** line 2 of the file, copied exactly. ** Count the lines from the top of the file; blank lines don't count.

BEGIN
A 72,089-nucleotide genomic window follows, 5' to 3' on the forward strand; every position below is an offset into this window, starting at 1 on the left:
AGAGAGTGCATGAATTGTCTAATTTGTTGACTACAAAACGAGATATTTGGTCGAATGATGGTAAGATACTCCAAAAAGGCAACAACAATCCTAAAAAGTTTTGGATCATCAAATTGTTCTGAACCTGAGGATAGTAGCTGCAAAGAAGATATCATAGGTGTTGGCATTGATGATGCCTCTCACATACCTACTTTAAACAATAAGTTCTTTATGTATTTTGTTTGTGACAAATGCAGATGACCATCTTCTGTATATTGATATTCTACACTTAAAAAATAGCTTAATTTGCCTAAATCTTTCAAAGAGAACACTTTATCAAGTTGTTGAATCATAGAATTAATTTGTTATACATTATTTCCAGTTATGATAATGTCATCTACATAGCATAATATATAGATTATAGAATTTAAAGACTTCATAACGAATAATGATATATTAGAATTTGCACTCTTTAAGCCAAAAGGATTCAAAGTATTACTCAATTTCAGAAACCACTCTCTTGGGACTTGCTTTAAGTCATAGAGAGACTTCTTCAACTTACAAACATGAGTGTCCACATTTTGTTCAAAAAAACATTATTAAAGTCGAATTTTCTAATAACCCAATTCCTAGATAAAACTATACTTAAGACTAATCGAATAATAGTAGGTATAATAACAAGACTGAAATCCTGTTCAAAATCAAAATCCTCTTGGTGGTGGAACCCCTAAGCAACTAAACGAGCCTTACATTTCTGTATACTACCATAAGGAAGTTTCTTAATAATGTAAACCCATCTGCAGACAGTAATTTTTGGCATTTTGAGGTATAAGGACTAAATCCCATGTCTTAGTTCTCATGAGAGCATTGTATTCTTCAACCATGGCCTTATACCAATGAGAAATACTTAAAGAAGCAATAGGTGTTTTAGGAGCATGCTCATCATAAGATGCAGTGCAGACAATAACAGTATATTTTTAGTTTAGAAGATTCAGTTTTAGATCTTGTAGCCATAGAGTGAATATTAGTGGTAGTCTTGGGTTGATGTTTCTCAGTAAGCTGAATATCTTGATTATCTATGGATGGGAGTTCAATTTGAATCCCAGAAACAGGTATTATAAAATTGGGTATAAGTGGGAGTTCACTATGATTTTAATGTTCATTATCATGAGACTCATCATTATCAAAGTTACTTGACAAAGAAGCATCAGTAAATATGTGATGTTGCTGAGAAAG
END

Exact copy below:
AGAGAGTGCATGAATTGTCTAATTTGTTGACTACAAAACGAGATATTTGGTCGAATGATGGTAAGATACTCCAAAAAGGCAACAACAATCCTAAAAAGTTTTGGATCATCAAATTGTTCTGAACCTGAGGATAGTAGCTGCAAAGAAGATATCATAGGTGTTGGCATTGATGATGCCTCTCACATACCTACTTTAAACAATAAGTTCTTTATGTATTTTGTTTGTGACAAATGCAGATGACCATCTTCTGTATATTGATATTCTACACTTAAAAAATAGCTTAATTTGCCTAAATCTTTCAAAGAGAACACTTTATCAAGTTGTTGAATCATAGAATTAATTTGTTATACATTATTTCCAGTTATGATAATGTCATCTACATAGCATAATATATAGATTATAGAATTTAAAGACTTCATAACGAATAATGATATATTAGAATTTGCACTCTTTAAGCCAAAAGGATTCAAAGTATTACTCAATTTCAGAAACCACTCTCTTGGGACTTGCTTTAAGTCATAGAGAGACTTCTTCAACTTACAAACATGAGTGTCCACATTTTGTTCAAAAAAACATTATTAAAGTCGAATTTTCTAATAACCCAATTCCTAGATAAAACTATACTTAAGACTAATCGAATAATAGTAGGTATAATAACAAGACTGAAATCCTGTTCAAAATCAAAATCCTCTTGGTGGTGGAACCCCTAAGCAACTAAACGAGCCTTACATTTCTGTATACTACCATAAGGAAGTTTCTTAATAATGTAAACCCATCTGCAGACAGTAATTTTTGGCATTTTGAGGTATAAGGACTAAATCCCATGTCTTAGTTCTCATGAGAGCATTGTATTCTTCAACCATGGCCTTATACCAATGAGAAATACTTAAAGAAGCAATAGGTGTTTTAGGAGCATGCTCATCATAAGATGCAGTGCAGACAATAACAGTATATTTTTAGTTTAGAAGATTCAGTTTTAGATCTTGTAGCCATAGAGTGAATATTAGTGGTAGTCTTGGGTTGATGTTTCTCAGTAAGCTGAATATCTTGATTATCTATGGATGGGAGTTCAATTTGAATCCCAGAAACAGGTATTATAAAATTGGGTATAAGTGGGAGTTCACTATGATTTTAATGTTCATTATCATGAGACTCATCATTATCAAAGTTACTTGACAAAGAAGCATCAGTAAATATGTGATGTTGCTGAGAAAG